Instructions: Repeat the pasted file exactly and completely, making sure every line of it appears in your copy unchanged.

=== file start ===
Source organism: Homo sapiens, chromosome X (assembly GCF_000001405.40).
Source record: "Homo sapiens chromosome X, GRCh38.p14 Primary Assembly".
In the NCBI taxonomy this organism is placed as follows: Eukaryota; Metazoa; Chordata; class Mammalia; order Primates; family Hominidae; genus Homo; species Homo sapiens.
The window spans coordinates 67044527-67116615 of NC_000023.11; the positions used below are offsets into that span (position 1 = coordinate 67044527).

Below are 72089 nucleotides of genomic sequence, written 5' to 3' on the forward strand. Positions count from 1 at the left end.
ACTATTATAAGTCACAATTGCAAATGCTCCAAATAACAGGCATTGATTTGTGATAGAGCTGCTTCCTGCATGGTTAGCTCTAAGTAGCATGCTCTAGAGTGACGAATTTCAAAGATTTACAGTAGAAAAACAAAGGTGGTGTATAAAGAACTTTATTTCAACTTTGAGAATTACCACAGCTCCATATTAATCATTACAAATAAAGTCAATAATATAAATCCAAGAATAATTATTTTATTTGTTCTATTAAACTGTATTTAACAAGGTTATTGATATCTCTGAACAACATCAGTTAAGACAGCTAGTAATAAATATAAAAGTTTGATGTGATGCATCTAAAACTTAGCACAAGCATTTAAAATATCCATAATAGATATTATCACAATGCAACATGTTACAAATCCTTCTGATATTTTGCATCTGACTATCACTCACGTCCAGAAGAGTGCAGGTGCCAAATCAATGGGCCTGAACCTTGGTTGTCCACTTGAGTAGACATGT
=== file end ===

Source organism: Homo sapiens, chromosome X (assembly GCF_000001405.40).
Source record: "Homo sapiens chromosome X, GRCh38.p14 Primary Assembly".
In the NCBI taxonomy this organism is placed as follows: Eukaryota; Metazoa; Chordata; class Mammalia; order Primates; family Hominidae; genus Homo; species Homo sapiens.
The window spans coordinates 67044527-67116615 of NC_000023.11; the positions used below are offsets into that span (position 1 = coordinate 67044527).

Below are 72089 nucleotides of genomic sequence, written 5' to 3' on the forward strand. Positions count from 1 at the left end.
ACTATTATAAGTCACAATTGCAAATGCTCCAAATAACAGGCATTGATTTGTGATAGAGCTGCTTCCTGCATGGTTAGCTCTAAGTAGCATGCTCTAGAGTGACGAATTTCAAAGATTTACAGTAGAAAAACAAAGGTGGTGTATAAAGAACTTTATTTCAACTTTGAGAATTACCACAGCTCCATATTAATCATTACAAATAAAGTCAATAATATAAATCCAAGAATAATTATTTTATTTGTTCTATTAAACTGTATTTAACAAGGTTATTGATATCTCTGAACAACATCAGTTAAGACAGCTAGTAATAAATATAAAAGTTTGATGTGATGCATCTAAAACTTAGCACAAGCATTTAAAATATCCATAATAGATATTATCACAATGCAACATGTTACAAATCCTTCTGATATTTTGCATCTGACTATCACTCACGTCCAGAAGAGTGCAGGTGCCAAATCAATGGGCCTGAACCTTGGTTGTCCACTTGAGTAGACATGT